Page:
Candidates fund themselves for campaigns, mostly
-, , Kathmandu
Nov 19, 2017-
With the first phase of elections a week away, candidates have expedited their campaigns. Pamphlets, motor rallies, mass meetings and even feasts are common sights in the constituencies though their intensity varies from party to party and candidate to candidate.
A total of 5,284 candidates are in the race under the first-past-the-post category for 165 and 330 seats of the federal parliament and provincial assemblies while 6,094 have been listed for the proportional representation election. Candidates are spending lavishly.
Party leaders say a major bulk of the campaign costs must be borne by the candidates though the parties have supported the publishing of election manifestos and some other publicity materials. Two major parties Nepali Congress and CPN-UML have lent some help to their candidates. However, the CPN (Maoist Centre), the Madhes-based parties and fringe parties like the Rastriya Prajatantra Party (RPP) have not given any money to their candidates.
Immediately after the election date was announced, the ruling NC formed a committee to collect funds for the vote. Led by Finance Minister Gyanendra Bahadur Karki, the team included Umesh Shrestha and Khuma Aryal as members. The party urged its cadres, sympathisers and the business houses to chip in. The party has collected Rs20 million from the drive. Using also its savings, the party handed over Rs200,000 to each of its candidates for the federal parliament and Rs100,000 for the provincial assemblies. “Collection of funds, however, has not been institutional. Supporters are funding the candidates, not the party and that’s not a good practice,” Shrestha told the Post, explaining the reason behind the “poor” collection.
According to the CPN-UML, the task of managing funds for the election campaign has been given to the party’s district committees. The party has urged cadres to contribute at least Rs1,000 per person. “We have assigned the district level committees to collect funds. The expenditure, however, will be audited at the central level after the polls,” UML leader Bishnu Rimal told the Post. The UML has also sought help from supporters living abroad. Cadres staying in developed countries such as the United States, Canada, Japan and those in Europe have been requested to contribute $1000 each. Those having good earnings in the Gulf countries have been requested to donate $500 each while ordinary workers have been asked to contribute $100 each. “The donation, however, is voluntary,” said Rimal, adding that the party has opened an account at the Global IME Bank to receive the contributions.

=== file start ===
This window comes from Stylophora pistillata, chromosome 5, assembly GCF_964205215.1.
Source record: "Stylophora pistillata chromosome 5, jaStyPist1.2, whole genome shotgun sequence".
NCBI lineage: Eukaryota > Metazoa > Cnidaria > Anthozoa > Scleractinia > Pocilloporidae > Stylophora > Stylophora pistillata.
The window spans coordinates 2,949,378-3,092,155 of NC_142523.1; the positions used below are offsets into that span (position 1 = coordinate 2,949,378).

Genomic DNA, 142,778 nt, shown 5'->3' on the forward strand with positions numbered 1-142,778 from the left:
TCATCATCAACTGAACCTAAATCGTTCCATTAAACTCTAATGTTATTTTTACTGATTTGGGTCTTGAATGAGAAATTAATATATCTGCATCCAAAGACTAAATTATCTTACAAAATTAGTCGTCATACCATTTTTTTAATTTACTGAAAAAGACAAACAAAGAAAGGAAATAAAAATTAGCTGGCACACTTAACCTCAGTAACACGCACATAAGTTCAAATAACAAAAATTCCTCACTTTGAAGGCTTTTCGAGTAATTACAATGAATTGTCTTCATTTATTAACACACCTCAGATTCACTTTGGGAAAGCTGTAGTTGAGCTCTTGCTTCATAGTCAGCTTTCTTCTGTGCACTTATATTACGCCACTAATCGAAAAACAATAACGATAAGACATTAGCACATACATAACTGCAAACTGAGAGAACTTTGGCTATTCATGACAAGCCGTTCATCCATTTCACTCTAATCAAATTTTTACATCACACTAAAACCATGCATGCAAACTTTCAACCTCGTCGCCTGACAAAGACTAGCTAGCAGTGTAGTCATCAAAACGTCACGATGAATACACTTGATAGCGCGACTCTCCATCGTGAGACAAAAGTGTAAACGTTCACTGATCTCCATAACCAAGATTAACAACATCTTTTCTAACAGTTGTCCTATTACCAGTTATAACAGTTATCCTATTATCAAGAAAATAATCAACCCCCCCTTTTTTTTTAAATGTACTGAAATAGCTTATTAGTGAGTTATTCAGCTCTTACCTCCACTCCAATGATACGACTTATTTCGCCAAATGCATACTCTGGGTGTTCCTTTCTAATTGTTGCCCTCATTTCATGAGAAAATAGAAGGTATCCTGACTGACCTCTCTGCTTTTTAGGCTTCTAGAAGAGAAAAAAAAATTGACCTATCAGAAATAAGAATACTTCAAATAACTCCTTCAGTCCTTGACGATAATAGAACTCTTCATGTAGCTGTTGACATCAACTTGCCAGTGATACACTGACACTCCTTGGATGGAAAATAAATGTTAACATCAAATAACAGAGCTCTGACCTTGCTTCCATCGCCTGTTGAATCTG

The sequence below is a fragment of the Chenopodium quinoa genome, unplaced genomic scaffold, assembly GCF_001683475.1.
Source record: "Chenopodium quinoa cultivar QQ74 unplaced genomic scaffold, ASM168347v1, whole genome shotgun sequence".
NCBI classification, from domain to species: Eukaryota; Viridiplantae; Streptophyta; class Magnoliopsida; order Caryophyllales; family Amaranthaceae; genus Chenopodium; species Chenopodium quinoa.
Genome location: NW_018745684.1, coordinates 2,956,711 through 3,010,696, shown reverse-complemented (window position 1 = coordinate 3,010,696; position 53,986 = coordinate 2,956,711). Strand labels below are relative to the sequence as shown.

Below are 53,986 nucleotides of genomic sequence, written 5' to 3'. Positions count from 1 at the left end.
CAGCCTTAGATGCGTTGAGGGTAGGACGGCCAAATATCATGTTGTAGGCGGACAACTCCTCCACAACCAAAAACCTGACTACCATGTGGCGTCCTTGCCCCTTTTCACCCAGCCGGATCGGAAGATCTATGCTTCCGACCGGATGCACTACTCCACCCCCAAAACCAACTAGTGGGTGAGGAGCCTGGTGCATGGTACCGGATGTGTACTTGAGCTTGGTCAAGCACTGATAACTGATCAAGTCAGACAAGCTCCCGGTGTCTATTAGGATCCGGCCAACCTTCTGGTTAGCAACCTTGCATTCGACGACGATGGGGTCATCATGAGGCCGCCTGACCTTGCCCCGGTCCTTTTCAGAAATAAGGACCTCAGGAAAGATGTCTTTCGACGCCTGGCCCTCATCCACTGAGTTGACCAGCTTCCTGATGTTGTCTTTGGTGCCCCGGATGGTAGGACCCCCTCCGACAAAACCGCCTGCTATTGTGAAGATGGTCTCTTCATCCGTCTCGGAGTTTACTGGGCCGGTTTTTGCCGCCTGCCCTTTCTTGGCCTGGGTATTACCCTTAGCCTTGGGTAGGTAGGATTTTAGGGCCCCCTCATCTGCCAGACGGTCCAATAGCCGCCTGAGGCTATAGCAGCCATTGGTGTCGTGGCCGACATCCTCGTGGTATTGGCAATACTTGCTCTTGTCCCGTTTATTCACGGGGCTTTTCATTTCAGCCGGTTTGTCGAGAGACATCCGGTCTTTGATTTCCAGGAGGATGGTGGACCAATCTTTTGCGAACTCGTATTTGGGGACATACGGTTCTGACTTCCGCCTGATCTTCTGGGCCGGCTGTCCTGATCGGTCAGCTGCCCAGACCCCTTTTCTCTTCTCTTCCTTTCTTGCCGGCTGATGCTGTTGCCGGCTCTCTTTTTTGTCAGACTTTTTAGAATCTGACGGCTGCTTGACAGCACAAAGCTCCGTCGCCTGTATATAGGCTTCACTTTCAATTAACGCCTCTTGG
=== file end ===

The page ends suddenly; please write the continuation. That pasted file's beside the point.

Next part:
The money collected would be provided to candidates in need. The UML has asked its candidates to ensure that their spending is in within the limits set by the Election Commission--Rs2.5 million for federal election contenders and Rs1.5 million for provincial seat hopefuls.
The CPN (Maoist Centre) has no policy of providing financial support to its candidates this time around. Though party Chairman Pushpa Kamal Dahal had promised to provide certain “seed money” to its first-past-the-post candidates, most of those in the race have not received any so far. Former treasurer of the party Haribol Gajurel said the candidates have been managing their expenses on their own. “We haven’t received any poll materials from the party, let alone election expenses,” said Maoist Centre leader Urmila Aryal, adding that she has borrowed some money from a bank for her campaign.
The ruling RPP has formed a fundraising committee led by its Treasurer Uddab Poudel. The committee wrote to 167 persons, mainly from the business community, to support the party. However, not more than five have responded so far. “We had expected to collect a decent amount, to no avail. This means the candidates will have to rely on themselves for the expenses,” Poudel said. However, the RPP has sent between Rs25,000 and Rs50,000 to each district committee of the party for publicity. The RPP has fielded only five candidates under the first-past-the-post vote, mostly in alliance with the NC.
The story is no different for the Sanghiya Samajbadi Forum Nepal and the Rastriya Janata Party Nepal. RJP-N General Secretary Manish Suman said the party has not provided a single penny to its candidates but has promised to make publicity materials available. “Since we have forged a coalition, we don’t need much [money].
Friends and well-wishers are supporting us on individual basis,” he said, adding that the total costs would not exceed the EC’s ceiling.
SSF-N Treasurer Bijaya Kumar Yadav said his party was unable to provide its candidates with even publicity materials. “We have informed the candidates about the financial condition of the party while distributing tickets to them,” he said, adding that they are managing the funds on their own.
Published: 19-11-2017 08:47